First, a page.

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Tipton voters choose increased sales tax for improvements

Tipton_The sales tax in Tipton now cashes in at 9.5% after its voters passed the two-cent sales tax increase yesterday in a vote of 59-31.  Tipton's mayor says that the increase should bring between $4,000-$5,000 per month to the little town which will help them to pay off a hefty water debt, renovate an old building that will be their new city hall, and revitalize the downtown core.

Residents of Tipton are paying to build up the town again.  Mayor Marvin Huff says that decades ago Tipton had five grocery stores, five cotton gins, and six service stations.  However, now it's down to one of each - making downtown vacant.  He says that will no longer be the case. 

Tipton is the sort of town where you may see folks driving their lawnmower to the grocery store.  But, while residents prefer to keep a small town feel, the city wants more money to revitalize downtown.  That money was granted to the town when residents passed the two-cent sales tax increase.  "It should bring in another $4,000-$5,000, we hope," said Huff.  "Of course we don't have a lot of business, so it's going to be tough."

The 9.5% total sales tax will be in effect for ten years, during which time the town will use a large chunk of the money for its new city hall - Mayor Huff says they're getting evicted from the old AEP-PSO building.  Now, they'll move to the old bank building.  However, although it has a beautiful façade, it's gutted inside.  "The roof's on it, but we've got all the inside work to do - plumbing, the whole works," he said.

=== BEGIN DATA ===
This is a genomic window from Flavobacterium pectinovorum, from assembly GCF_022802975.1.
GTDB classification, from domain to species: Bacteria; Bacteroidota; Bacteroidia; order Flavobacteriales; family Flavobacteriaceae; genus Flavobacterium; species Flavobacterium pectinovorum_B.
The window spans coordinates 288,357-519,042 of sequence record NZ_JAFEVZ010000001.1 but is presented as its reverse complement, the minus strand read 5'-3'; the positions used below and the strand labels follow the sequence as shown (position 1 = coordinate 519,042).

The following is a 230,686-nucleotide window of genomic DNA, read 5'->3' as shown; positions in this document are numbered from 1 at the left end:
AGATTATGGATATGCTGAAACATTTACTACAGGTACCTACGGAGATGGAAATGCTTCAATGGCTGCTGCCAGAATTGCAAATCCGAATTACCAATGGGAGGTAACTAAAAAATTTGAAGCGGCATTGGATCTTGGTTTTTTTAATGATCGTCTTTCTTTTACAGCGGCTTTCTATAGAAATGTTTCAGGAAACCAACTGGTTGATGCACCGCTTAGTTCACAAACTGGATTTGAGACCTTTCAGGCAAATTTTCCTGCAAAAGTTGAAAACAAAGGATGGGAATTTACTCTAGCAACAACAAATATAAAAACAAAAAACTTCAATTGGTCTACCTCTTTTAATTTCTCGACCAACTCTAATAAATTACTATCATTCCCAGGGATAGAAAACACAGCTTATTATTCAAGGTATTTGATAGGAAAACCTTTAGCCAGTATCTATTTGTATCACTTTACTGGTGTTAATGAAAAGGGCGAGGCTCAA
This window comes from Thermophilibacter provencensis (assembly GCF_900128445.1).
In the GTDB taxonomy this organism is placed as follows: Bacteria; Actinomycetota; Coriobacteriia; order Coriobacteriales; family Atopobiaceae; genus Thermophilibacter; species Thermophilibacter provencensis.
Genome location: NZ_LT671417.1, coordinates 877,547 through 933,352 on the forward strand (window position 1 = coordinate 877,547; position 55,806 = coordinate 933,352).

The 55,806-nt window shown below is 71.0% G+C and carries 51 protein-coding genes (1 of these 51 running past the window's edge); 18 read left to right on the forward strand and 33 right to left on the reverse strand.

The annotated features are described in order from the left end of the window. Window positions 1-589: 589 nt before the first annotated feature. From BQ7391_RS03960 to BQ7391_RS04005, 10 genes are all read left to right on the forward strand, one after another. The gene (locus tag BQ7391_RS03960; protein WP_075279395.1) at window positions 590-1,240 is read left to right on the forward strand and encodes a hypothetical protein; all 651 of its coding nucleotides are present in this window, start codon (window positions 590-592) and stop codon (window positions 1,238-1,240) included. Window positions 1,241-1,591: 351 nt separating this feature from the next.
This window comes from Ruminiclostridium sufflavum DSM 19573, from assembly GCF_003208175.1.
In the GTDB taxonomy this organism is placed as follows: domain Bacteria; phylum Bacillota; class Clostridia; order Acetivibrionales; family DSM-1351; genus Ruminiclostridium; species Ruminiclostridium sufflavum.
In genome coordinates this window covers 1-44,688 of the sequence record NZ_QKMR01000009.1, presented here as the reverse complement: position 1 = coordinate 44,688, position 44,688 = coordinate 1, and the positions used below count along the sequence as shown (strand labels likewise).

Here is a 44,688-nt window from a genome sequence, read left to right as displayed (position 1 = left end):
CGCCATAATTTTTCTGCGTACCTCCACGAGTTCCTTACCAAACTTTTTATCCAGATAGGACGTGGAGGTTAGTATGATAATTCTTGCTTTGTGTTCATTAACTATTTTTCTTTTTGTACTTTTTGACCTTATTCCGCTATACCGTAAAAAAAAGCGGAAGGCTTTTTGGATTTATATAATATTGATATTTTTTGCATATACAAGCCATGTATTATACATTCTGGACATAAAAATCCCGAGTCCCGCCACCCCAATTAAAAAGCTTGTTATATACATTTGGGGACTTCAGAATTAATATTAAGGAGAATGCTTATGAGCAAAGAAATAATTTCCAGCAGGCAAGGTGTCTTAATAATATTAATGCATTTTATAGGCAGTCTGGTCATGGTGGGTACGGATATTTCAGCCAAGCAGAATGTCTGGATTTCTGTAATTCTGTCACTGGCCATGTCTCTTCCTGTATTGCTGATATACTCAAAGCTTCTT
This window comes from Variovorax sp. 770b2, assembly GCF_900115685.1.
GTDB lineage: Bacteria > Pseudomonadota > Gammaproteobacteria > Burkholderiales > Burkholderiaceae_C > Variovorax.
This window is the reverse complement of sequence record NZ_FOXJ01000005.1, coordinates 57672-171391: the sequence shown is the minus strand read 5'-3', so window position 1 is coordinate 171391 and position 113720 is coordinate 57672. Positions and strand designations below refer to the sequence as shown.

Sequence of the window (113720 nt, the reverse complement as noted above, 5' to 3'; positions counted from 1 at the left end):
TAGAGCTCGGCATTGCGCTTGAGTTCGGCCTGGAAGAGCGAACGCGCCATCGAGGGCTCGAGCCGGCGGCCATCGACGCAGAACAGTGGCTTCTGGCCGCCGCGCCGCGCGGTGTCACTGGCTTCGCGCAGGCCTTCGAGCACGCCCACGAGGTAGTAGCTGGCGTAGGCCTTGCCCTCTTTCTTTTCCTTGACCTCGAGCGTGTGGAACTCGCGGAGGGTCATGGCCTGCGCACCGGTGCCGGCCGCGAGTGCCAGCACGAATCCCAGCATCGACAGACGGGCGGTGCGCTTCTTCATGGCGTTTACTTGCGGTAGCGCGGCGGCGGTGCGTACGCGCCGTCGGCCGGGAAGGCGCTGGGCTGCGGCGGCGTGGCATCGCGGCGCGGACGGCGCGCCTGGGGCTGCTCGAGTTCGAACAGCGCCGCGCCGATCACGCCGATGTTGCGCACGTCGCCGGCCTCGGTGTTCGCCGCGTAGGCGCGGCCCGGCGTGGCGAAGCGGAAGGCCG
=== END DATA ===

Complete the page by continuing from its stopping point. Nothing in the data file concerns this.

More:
After the new city hall is finished, they will start revitalizing the remainder of the downtown core.  "We want to open up a library, maybe, and a community center eventually," said Huff.  "That'll be way down the line."  Finally, the town will begin to chip away at a hefty water bill that they've had since the ‘80s.  Huff says that new water lines, sewer lines, a lift station for the sewer, and moving of lagoons added up over time.  "It was just a long term debt.  But you hardly ever get to pay off a long term debt," he said.  "I mean, it just keeps adding interest.  We just hope to be able to pay a little extra a month on it to rush it up a little bit."

Huff says Tipton really wants a museum, but it isn't as high on the priority list as other improvements the town wants to have.  But, they are working hard toward adding playground equipment, and expanding the parks to include more basketball courts and picnic areas.  Huff says that the town also is considering taking on a second full-time police officer.  However, he says they will only use the money they accrue from the sales tax to fulfill the wish list of projects and hiring that they already have.  He says it isn't his wish to raise utility taxes to get everything that the town may want immediately.

Count on 7News to keep you updated on Tipton's improvement projects.

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